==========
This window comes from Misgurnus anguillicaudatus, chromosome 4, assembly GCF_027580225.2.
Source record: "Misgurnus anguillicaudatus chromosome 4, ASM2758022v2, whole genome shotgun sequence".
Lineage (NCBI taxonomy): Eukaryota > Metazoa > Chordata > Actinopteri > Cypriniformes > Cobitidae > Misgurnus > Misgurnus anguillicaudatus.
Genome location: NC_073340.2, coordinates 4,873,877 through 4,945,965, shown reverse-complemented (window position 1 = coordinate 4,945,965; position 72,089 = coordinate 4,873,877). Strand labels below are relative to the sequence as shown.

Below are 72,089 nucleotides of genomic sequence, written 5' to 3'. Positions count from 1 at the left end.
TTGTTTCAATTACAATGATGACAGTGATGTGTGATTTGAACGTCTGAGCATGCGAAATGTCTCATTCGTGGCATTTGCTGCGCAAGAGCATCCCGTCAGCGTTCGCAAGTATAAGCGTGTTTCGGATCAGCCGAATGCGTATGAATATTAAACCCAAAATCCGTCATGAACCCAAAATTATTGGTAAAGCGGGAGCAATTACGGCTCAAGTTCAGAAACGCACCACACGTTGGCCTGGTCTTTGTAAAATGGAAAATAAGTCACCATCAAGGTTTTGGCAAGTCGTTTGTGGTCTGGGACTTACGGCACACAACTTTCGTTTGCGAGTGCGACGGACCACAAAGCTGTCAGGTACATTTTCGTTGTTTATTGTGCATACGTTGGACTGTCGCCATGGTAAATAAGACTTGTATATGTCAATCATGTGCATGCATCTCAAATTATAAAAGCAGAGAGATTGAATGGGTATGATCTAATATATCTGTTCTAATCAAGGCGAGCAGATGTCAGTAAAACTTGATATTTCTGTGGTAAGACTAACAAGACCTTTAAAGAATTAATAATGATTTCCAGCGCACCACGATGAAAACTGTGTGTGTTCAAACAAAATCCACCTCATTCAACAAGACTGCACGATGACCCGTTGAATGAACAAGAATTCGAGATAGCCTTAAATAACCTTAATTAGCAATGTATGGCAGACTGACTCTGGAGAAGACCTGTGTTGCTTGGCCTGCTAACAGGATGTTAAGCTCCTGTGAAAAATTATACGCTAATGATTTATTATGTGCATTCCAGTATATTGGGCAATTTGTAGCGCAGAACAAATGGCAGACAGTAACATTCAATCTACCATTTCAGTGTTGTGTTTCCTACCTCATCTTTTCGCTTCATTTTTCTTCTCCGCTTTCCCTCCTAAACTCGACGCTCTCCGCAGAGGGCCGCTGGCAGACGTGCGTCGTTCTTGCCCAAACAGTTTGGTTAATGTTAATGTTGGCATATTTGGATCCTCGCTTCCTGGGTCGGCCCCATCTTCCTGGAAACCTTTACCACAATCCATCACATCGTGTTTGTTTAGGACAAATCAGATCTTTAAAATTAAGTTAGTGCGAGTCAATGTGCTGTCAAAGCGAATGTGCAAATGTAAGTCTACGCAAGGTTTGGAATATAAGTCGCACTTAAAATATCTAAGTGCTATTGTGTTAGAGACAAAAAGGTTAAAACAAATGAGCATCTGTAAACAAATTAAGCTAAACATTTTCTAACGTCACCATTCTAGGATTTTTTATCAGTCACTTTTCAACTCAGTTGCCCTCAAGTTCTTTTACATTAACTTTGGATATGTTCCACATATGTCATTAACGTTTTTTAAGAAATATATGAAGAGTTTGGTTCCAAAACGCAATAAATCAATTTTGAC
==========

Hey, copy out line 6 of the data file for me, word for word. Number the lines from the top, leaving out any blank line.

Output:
TTGTTTCAATTACAATGATGACAGTGATGTGTGATTTGAACGTCTGAGCATGCGAAATGTCTCATTCGTGGCATTTGCTGCGCAAGAGCATCCCGTCAGCGTTCGCAAGTATAAGCGTGTTTCGGATCAGCCGAATGCGTATGAATATTAAACCCAAAATCCGTCATGAACCCAAAATTATTGGTAAAGCGGGAGCAATTACGGCTCAAGTTCAGAAACGCACCACACGTTGGCCTGGTCTTTGTAAAATGGAAAATAAGTCACCATCAAGGTTTTGGCAAGTCGTTTGTGGTCTGGGACTTACGGCACACAACTTTCGTTTGCGAGTGCGACGGACCACAAAGCTGTCAGGTACATTTTCGTTGTTTATTGTGCATACGTTGGACTGTCGCCATGGTAAATAAGACTTGTATATGTCAATCATGTGCATGCATCTCAAATTATAAAAGCAGAGAGATTGAATGGGTATGATCTAATATATCTGTTCTAATCAAGGCGAGCAGATGTCAGTAAAACTTGATATTTCTGTGGTAAGACTAACAAGACCTTTAAAGAATTAATAATGATTTCCAGCGCACCACGATGAAAACTGTGTGTGTTCAAACAAAATCCACCTCATTCAACAAGACTGCACGATGACCCGTTGAATGAACAAGAATTCGAGATAGCCTTAAATAACCTTAATTAGCAATGTATGGCAGACTGACTCTGGAGAAGACCTGTGTTGCTTGGCCTGCTAACAGGATGTTAAGCTCCTGTGAAAAATTATACGCTAATGATTTATTATGTGCATTCCAGTATATTGGGCAATTTGTAGCGCAGAACAAATGGCAGACAGTAACATTCAATCTACCATTTCAGTGTTGTGTTTCCTACCTCATCTTTTCGCTTCATTTTTCTTCTCCGCTTTCCCTCCTAAACTCGACGCTCTCCGCAGAGGGCCGCTGGCAGACGTGCGTCGTTCTTGCCCAAACAGTTTGGTTAATGTTAATGTTGGCATATTTGGATCCTCGCTTCCTGGGTCGGCCCCATCTTCCTGGAAACCTTTACCACAATCCATCACATCGTGTTTGTTTAGGACAAATCAGATCTTTAAAATTAAGTTAGTGCGAGTCAATGTGCTGTCAAAGCGAATGTGCAAATGTAAGTCTACGCAAGGTTTGGAATATAAGTCGCACTTAAAATATCTAAGTGCTATTGTGTTAGAGACAAAAAGGTTAAAACAAATGAGCATCTGTAAACAAATTAAGCTAAACATTTTCTAACGTCACCATTCTAGGATTTTTTATCAGTCACTTTTCAACTCAGTTGCCCTCAAGTTCTTTTACATTAACTTTGGATATGTTCCACATATGTCATTAACGTTTTTTAAGAAATATATGAAGAGTTTGGTTCCAAAACGCAATAAATCAATTTTGAC